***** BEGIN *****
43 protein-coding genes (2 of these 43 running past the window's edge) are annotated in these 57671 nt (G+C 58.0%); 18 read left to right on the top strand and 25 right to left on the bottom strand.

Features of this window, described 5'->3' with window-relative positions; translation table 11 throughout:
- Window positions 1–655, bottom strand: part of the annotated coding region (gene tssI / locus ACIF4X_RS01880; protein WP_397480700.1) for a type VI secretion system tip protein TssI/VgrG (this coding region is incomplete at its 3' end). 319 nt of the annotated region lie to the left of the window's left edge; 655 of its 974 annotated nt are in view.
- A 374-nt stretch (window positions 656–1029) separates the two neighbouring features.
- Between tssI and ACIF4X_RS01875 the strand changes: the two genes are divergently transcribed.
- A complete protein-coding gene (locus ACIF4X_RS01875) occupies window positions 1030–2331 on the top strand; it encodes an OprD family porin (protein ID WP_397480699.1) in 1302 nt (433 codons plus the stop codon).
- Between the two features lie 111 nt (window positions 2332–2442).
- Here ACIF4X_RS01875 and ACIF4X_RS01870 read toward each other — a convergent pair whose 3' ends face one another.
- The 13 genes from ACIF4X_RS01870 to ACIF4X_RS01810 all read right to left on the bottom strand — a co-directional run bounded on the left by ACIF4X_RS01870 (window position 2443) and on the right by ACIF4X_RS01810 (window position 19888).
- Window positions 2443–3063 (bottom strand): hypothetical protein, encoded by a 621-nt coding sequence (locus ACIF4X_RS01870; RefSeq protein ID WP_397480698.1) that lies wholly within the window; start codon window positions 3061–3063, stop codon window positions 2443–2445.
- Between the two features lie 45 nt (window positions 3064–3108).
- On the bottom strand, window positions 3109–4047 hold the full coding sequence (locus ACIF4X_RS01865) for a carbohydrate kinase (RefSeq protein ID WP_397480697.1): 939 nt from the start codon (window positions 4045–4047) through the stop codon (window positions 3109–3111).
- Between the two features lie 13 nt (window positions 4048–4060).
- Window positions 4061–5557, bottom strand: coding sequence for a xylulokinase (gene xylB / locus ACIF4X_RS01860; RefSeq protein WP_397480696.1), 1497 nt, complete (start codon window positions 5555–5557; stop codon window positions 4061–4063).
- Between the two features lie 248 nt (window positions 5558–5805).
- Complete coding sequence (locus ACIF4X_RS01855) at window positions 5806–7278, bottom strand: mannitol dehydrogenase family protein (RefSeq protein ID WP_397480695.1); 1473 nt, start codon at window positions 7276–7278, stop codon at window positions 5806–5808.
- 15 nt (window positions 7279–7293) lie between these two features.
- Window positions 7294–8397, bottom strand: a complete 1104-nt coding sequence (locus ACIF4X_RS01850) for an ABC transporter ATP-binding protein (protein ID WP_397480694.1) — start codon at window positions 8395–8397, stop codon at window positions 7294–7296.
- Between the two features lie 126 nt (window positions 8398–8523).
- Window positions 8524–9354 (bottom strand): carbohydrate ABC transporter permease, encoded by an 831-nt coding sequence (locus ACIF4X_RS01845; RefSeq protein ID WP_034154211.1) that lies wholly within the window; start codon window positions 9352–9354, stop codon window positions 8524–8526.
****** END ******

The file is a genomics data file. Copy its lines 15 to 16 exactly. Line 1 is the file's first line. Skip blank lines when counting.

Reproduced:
- Between the two features lie 248 nt (window positions 5558–5805).
- Complete coding sequence (locus ACIF4X_RS01855) at window positions 5806–7278, bottom strand: mannitol dehydrogenase family protein (RefSeq protein ID WP_397480695.1); 1473 nt, start codon at window positions 7276–7278, stop codon at window positions 5806–5808.